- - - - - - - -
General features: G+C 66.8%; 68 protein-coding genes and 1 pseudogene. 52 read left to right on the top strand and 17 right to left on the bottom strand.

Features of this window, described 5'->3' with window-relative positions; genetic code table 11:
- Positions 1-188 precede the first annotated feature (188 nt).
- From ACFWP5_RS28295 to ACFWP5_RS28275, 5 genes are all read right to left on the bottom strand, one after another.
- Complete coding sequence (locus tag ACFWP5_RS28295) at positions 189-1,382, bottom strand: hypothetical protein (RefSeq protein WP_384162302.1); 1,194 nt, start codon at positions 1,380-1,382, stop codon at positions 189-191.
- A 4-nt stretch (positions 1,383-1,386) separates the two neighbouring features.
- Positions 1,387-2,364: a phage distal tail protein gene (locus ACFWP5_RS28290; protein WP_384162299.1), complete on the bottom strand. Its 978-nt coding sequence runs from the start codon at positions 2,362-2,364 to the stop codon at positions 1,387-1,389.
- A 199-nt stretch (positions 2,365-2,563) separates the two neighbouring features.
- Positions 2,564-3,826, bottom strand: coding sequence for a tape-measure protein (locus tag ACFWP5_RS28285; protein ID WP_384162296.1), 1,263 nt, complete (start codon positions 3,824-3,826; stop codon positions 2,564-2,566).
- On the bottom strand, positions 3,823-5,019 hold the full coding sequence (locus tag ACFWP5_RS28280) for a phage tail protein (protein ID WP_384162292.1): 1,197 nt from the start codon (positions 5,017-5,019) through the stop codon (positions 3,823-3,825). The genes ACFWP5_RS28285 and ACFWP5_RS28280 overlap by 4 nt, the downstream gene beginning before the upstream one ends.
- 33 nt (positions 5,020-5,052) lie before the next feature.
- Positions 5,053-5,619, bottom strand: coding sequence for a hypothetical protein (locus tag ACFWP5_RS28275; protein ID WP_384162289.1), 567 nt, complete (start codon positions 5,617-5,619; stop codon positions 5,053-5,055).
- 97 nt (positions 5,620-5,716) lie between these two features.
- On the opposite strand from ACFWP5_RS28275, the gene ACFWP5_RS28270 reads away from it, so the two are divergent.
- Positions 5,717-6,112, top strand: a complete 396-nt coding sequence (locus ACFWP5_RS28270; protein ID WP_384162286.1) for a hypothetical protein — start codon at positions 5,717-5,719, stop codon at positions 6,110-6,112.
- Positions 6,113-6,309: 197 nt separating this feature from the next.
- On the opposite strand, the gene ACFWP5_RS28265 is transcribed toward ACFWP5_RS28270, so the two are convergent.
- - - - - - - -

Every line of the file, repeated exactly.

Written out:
General features: G+C 66.8%; 68 protein-coding genes and 1 pseudogene. 52 read left to right on the top strand and 17 right to left on the bottom strand.

Features of this window, described 5'->3' with window-relative positions; genetic code table 11:
- Positions 1-188 precede the first annotated feature (188 nt).
- From ACFWP5_RS28295 to ACFWP5_RS28275, 5 genes are all read right to left on the bottom strand, one after another.
- Complete coding sequence (locus tag ACFWP5_RS28295) at positions 189-1,382, bottom strand: hypothetical protein (RefSeq protein WP_384162302.1); 1,194 nt, start codon at positions 1,380-1,382, stop codon at positions 189-191.
- A 4-nt stretch (positions 1,383-1,386) separates the two neighbouring features.
- Positions 1,387-2,364: a phage distal tail protein gene (locus ACFWP5_RS28290; protein WP_384162299.1), complete on the bottom strand. Its 978-nt coding sequence runs from the start codon at positions 2,362-2,364 to the stop codon at positions 1,387-1,389.
- A 199-nt stretch (positions 2,365-2,563) separates the two neighbouring features.
- Positions 2,564-3,826, bottom strand: coding sequence for a tape-measure protein (locus tag ACFWP5_RS28285; protein ID WP_384162296.1), 1,263 nt, complete (start codon positions 3,824-3,826; stop codon positions 2,564-2,566).
- On the bottom strand, positions 3,823-5,019 hold the full coding sequence (locus tag ACFWP5_RS28280) for a phage tail protein (protein ID WP_384162292.1): 1,197 nt from the start codon (positions 5,017-5,019) through the stop codon (positions 3,823-3,825). The genes ACFWP5_RS28285 and ACFWP5_RS28280 overlap by 4 nt, the downstream gene beginning before the upstream one ends.
- 33 nt (positions 5,020-5,052) lie before the next feature.
- Positions 5,053-5,619, bottom strand: coding sequence for a hypothetical protein (locus tag ACFWP5_RS28275; protein ID WP_384162289.1), 567 nt, complete (start codon positions 5,617-5,619; stop codon positions 5,053-5,055).
- 97 nt (positions 5,620-5,716) lie between these two features.
- On the opposite strand from ACFWP5_RS28275, the gene ACFWP5_RS28270 reads away from it, so the two are divergent.
- Positions 5,717-6,112, top strand: a complete 396-nt coding sequence (locus ACFWP5_RS28270; protein ID WP_384162286.1) for a hypothetical protein — start codon at positions 5,717-5,719, stop codon at positions 6,110-6,112.
- Positions 6,113-6,309: 197 nt separating this feature from the next.
- On the opposite strand, the gene ACFWP5_RS28265 is transcribed toward ACFWP5_RS28270, so the two are convergent.